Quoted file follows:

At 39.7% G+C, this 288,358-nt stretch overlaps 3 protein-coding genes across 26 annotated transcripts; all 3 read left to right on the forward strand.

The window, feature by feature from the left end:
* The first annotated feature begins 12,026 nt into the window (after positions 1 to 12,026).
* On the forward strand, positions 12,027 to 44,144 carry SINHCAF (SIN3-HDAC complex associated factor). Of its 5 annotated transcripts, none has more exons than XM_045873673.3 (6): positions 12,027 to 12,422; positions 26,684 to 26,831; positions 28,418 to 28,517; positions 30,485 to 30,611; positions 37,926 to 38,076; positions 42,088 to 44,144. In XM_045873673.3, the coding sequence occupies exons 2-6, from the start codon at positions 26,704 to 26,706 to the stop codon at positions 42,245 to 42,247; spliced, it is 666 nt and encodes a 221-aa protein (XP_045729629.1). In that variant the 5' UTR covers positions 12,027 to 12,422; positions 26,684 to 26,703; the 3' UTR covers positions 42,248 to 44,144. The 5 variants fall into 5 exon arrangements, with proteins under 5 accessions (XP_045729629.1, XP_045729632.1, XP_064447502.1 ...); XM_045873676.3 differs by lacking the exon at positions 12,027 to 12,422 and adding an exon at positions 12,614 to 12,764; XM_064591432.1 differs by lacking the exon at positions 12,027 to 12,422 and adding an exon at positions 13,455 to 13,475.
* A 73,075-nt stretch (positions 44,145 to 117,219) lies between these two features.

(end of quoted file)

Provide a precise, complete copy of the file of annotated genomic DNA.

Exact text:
At 39.7% G+C, this 288,358-nt stretch overlaps 3 protein-coding genes across 26 annotated transcripts; all 3 read left to right on the forward strand.

The window, feature by feature from the left end:
* The first annotated feature begins 12,026 nt into the window (after positions 1 to 12,026).
* On the forward strand, positions 12,027 to 44,144 carry SINHCAF (SIN3-HDAC complex associated factor). Of its 5 annotated transcripts, none has more exons than XM_045873673.3 (6): positions 12,027 to 12,422; positions 26,684 to 26,831; positions 28,418 to 28,517; positions 30,485 to 30,611; positions 37,926 to 38,076; positions 42,088 to 44,144. In XM_045873673.3, the coding sequence occupies exons 2-6, from the start codon at positions 26,704 to 26,706 to the stop codon at positions 42,245 to 42,247; spliced, it is 666 nt and encodes a 221-aa protein (XP_045729629.1). In that variant the 5' UTR covers positions 12,027 to 12,422; positions 26,684 to 26,703; the 3' UTR covers positions 42,248 to 44,144. The 5 variants fall into 5 exon arrangements, with proteins under 5 accessions (XP_045729629.1, XP_045729632.1, XP_064447502.1 ...); XM_045873676.3 differs by lacking the exon at positions 12,027 to 12,422 and adding an exon at positions 12,614 to 12,764; XM_064591432.1 differs by lacking the exon at positions 12,027 to 12,422 and adding an exon at positions 13,455 to 13,475.
* A 73,075-nt stretch (positions 44,145 to 117,219) lies between these two features.